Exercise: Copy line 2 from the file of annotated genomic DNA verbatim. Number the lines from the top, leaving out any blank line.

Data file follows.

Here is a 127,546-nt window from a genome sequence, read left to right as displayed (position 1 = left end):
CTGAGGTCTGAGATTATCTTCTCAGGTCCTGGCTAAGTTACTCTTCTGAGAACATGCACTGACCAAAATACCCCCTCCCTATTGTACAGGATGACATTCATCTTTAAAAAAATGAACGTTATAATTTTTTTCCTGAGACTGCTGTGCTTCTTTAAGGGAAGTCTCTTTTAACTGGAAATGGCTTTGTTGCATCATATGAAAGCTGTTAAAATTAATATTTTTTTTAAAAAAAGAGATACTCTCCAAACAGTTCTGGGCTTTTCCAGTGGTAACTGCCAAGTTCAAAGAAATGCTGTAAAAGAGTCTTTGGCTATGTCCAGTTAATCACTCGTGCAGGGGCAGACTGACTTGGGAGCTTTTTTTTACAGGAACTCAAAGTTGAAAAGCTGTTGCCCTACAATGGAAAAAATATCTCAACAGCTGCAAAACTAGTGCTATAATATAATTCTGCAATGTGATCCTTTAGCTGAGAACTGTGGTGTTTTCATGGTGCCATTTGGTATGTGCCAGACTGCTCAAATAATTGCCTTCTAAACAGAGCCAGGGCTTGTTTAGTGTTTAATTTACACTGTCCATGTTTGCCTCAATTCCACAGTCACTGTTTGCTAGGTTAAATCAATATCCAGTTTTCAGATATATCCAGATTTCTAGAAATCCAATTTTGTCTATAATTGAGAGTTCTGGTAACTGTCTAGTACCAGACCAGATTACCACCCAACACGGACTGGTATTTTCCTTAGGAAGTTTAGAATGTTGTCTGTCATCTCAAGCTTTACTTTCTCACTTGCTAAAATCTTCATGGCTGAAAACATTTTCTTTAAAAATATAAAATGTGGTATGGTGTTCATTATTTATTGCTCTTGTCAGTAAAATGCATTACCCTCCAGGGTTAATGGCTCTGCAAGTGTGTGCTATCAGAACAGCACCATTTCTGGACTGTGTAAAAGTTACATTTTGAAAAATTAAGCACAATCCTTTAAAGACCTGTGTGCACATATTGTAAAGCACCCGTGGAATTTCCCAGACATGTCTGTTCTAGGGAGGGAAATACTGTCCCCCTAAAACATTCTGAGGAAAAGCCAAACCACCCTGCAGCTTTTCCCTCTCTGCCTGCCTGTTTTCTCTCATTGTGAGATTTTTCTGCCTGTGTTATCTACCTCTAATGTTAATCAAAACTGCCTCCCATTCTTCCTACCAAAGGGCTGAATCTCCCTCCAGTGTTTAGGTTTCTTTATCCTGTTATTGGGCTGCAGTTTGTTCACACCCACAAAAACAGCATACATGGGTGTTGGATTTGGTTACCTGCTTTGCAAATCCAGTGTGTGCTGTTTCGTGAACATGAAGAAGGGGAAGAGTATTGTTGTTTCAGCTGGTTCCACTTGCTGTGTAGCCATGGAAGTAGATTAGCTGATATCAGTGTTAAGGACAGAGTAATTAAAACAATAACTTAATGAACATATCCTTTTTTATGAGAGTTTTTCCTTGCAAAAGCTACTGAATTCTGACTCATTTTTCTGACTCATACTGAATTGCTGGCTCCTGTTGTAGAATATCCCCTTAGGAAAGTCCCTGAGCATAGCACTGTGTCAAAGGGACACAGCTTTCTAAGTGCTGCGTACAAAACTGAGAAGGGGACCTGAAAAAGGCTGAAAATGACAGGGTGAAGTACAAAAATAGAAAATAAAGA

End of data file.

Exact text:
CTGAGGTCTGAGATTATCTTCTCAGGTCCTGGCTAAGTTACTCTTCTGAGAACATGCACTGACCAAAATACCCCCTCCCTATTGTACAGGATGACATTCATCTTTAAAAAAATGAACGTTATAATTTTTTTCCTGAGACTGCTGTGCTTCTTTAAGGGAAGTCTCTTTTAACTGGAAATGGCTTTGTTGCATCATATGAAAGCTGTTAAAATTAATATTTTTTTTAAAAAAAGAGATACTCTCCAAACAGTTCTGGGCTTTTCCAGTGGTAACTGCCAAGTTCAAAGAAATGCTGTAAAAGAGTCTTTGGCTATGTCCAGTTAATCACTCGTGCAGGGGCAGACTGACTTGGGAGCTTTTTTTTACAGGAACTCAAAGTTGAAAAGCTGTTGCCCTACAATGGAAAAAATATCTCAACAGCTGCAAAACTAGTGCTATAATATAATTCTGCAATGTGATCCTTTAGCTGAGAACTGTGGTGTTTTCATGGTGCCATTTGGTATGTGCCAGACTGCTCAAATAATTGCCTTCTAAACAGAGCCAGGGCTTGTTTAGTGTTTAATTTACACTGTCCATGTTTGCCTCAATTCCACAGTCACTGTTTGCTAGGTTAAATCAATATCCAGTTTTCAGATATATCCAGATTTCTAGAAATCCAATTTTGTCTATAATTGAGAGTTCTGGTAACTGTCTAGTACCAGACCAGATTACCACCCAACACGGACTGGTATTTTCCTTAGGAAGTTTAGAATGTTGTCTGTCATCTCAAGCTTTACTTTCTCACTTGCTAAAATCTTCATGGCTGAAAACATTTTCTTTAAAAATATAAAATGTGGTATGGTGTTCATTATTTATTGCTCTTGTCAGTAAAATGCATTACCCTCCAGGGTTAATGGCTCTGCAAGTGTGTGCTATCAGAACAGCACCATTTCTGGACTGTGTAAAAGTTACATTTTGAAAAATTAAGCACAATCCTTTAAAGACCTGTGTGCACATATTGTAAAGCACCCGTGGAATTTCCCAGACATGTCTGTTCTAGGGAGGGAAATACTGTCCCCCTAAAACATTCTGAGGAAAAGCCAAACCACCCTGCAGCTTTTCCCTCTCTGCCTGCCTGTTTTCTCTCATTGTGAGATTTTTCTGCCTGTGTTATCTACCTCTAATGTTAATCAAAACTGCCTCCCATTCTTCCTACCAAAGGGCTGAATCTCCCTCCAGTGTTTAGGTTTCTTTATCCTGTTATTGGGCTGCAGTTTGTTCACACCCACAAAAACAGCATACATGGGTGTTGGATTTGGTTACCTGCTTTGCAAATCCAGTGTGTGCTGTTTCGTGAACATGAAGAAGGGGAAGAGTATTGTTGTTTCAGCTGGTTCCACTTGCTGTGTAGCCATGGAAGTAGATTAGCTGATATCAGTGTTAAGGACAGAGTAATTAAAACAATAACTTAATGAACATATCCTTTTTTATGAGAGTTTTTCCTTGCAAAAGCTACTGAATTCTGACTCATTTTTCTGACTCATACTGAATTGCTGGCTCCTGTTGTAGAATATCCCCTTAGGAAAGTCCCTGAGCATAGCACTGTGTCAAAGGGACACAGCTTTCTAAGTGCTGCGTACAAAACTGAGAAGGGGACCTGAAAAAGGCTGAAAATGACAGGGTGAAGTACAAAAATAGAAAATAAAGA